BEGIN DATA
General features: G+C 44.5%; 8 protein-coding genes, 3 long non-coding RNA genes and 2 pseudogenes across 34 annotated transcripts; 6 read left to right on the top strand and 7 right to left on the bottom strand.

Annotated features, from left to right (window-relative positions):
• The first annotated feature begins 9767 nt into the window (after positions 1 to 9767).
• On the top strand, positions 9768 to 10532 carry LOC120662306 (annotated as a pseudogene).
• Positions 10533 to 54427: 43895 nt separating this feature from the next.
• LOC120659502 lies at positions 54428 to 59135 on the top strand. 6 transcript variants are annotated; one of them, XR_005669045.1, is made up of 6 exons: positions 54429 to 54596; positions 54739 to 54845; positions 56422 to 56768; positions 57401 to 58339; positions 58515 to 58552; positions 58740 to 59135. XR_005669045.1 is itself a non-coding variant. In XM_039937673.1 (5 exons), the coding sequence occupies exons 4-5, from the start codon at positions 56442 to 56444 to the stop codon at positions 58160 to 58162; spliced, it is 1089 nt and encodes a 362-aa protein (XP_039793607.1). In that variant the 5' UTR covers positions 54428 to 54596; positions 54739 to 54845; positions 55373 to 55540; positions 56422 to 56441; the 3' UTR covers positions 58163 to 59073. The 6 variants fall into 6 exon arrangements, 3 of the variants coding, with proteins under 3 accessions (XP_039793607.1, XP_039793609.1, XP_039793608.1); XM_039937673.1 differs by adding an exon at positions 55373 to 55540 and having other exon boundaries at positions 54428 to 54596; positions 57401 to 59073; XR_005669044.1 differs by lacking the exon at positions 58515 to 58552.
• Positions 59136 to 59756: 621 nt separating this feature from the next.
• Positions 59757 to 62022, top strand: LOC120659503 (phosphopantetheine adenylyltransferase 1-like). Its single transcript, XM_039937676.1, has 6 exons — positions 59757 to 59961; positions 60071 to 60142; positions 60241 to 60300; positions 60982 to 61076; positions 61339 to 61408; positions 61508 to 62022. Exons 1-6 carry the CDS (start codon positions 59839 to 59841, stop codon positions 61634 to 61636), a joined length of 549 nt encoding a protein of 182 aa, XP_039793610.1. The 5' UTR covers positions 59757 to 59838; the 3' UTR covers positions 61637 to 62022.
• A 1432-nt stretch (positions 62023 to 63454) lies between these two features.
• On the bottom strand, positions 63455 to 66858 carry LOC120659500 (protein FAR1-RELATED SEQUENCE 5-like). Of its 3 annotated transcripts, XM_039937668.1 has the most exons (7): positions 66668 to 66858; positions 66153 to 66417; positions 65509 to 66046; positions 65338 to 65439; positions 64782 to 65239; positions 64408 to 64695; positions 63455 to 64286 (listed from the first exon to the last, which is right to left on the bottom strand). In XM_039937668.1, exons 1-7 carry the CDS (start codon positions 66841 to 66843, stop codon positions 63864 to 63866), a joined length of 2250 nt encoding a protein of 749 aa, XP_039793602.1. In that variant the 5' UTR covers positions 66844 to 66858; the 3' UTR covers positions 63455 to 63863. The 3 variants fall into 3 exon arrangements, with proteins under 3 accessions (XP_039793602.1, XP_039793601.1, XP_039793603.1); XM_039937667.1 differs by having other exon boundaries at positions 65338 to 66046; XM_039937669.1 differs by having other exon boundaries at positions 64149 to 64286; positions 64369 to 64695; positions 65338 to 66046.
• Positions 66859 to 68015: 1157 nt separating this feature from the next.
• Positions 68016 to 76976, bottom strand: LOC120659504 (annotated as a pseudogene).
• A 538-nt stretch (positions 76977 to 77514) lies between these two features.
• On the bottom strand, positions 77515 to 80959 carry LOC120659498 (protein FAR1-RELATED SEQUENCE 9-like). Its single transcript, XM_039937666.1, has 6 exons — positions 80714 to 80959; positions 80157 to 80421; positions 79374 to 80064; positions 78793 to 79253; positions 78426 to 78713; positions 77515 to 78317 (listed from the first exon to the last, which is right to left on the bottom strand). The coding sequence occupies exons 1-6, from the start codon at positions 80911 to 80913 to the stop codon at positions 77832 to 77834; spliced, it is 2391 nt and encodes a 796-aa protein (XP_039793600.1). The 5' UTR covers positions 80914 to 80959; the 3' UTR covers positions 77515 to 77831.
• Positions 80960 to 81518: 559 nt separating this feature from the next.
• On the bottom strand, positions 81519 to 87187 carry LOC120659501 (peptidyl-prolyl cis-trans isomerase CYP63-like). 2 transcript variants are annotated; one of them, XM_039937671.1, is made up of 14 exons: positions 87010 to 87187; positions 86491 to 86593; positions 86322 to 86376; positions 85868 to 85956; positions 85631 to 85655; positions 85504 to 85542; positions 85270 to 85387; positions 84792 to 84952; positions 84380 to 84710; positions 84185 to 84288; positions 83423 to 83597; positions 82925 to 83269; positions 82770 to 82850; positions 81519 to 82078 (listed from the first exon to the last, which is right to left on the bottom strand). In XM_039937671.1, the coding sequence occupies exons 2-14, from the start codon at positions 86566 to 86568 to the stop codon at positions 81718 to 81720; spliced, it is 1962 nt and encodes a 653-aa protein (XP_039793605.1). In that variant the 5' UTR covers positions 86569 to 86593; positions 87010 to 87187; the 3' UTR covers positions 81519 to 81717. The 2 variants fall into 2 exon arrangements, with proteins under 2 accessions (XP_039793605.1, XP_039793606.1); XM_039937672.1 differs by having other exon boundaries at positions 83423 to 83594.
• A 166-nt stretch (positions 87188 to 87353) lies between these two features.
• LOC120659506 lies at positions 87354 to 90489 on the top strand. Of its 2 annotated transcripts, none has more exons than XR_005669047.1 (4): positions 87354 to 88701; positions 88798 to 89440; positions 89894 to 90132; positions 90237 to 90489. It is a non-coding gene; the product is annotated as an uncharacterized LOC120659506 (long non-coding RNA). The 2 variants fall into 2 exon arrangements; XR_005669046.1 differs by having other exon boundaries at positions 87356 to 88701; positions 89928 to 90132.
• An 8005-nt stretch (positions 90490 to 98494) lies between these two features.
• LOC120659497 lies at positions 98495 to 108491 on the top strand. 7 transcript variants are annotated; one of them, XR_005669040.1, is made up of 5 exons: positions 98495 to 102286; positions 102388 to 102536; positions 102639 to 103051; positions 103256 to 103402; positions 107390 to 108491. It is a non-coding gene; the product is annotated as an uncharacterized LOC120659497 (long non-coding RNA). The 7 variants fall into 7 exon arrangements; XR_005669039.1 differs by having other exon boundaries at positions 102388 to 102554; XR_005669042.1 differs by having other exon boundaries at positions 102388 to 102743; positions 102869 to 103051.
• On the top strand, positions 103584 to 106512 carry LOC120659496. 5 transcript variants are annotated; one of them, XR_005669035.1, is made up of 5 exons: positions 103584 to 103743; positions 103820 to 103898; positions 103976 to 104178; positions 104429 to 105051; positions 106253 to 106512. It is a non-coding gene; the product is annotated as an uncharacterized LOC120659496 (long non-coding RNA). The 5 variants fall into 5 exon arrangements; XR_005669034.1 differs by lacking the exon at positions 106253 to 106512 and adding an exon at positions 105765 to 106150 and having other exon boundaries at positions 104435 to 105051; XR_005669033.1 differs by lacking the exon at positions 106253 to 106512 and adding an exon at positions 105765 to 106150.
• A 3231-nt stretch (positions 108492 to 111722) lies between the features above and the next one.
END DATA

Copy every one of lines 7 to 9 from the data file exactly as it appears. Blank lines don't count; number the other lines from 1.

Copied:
• Positions 59136 to 59756: 621 nt separating this feature from the next.
• Positions 59757 to 62022, top strand: LOC120659503 (phosphopantetheine adenylyltransferase 1-like). Its single transcript, XM_039937676.1, has 6 exons — positions 59757 to 59961; positions 60071 to 60142; positions 60241 to 60300; positions 60982 to 61076; positions 61339 to 61408; positions 61508 to 62022. Exons 1-6 carry the CDS (start codon positions 59839 to 59841, stop codon positions 61634 to 61636), a joined length of 549 nt encoding a protein of 182 aa, XP_039793610.1. The 5' UTR covers positions 59757 to 59838; the 3' UTR covers positions 61637 to 62022.
• A 1432-nt stretch (positions 62023 to 63454) lies between these two features.